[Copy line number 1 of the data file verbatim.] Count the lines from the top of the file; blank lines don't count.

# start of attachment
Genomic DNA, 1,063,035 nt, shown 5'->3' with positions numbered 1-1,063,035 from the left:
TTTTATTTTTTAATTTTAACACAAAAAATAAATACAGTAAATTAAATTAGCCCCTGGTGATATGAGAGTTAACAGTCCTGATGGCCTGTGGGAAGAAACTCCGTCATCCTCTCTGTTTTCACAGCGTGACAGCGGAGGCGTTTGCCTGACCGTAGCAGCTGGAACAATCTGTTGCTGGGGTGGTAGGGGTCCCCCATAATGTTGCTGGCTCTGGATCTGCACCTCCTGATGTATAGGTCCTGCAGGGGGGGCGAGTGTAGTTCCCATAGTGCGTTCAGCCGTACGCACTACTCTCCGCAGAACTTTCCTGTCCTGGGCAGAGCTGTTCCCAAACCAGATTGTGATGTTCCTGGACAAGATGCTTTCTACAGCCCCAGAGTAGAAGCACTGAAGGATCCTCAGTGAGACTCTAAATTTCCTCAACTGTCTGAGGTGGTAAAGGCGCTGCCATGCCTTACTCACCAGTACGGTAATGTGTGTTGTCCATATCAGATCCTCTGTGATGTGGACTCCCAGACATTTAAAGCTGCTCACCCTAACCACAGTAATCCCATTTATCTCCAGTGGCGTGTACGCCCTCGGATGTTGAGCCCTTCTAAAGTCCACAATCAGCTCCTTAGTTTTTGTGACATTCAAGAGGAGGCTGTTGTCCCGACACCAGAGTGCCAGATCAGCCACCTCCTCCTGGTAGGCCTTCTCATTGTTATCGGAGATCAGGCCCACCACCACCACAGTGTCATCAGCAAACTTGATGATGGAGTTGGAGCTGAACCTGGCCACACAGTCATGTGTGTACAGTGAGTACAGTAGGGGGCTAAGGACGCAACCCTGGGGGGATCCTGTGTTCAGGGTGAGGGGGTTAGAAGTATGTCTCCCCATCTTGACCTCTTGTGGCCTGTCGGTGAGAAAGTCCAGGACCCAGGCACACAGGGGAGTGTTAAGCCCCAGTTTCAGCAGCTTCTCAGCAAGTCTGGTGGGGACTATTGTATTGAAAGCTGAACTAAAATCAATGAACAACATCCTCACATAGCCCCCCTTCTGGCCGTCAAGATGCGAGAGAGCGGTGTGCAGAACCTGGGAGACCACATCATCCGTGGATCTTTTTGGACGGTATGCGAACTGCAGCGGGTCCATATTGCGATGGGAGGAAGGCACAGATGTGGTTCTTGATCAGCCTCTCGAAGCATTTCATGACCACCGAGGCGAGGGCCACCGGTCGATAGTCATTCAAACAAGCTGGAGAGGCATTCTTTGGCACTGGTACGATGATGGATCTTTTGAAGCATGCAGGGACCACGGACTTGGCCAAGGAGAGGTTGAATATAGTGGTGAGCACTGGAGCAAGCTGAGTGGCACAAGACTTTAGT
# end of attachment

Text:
Genomic DNA, 1,063,035 nt, shown 5'->3' with positions numbered 1-1,063,035 from the left: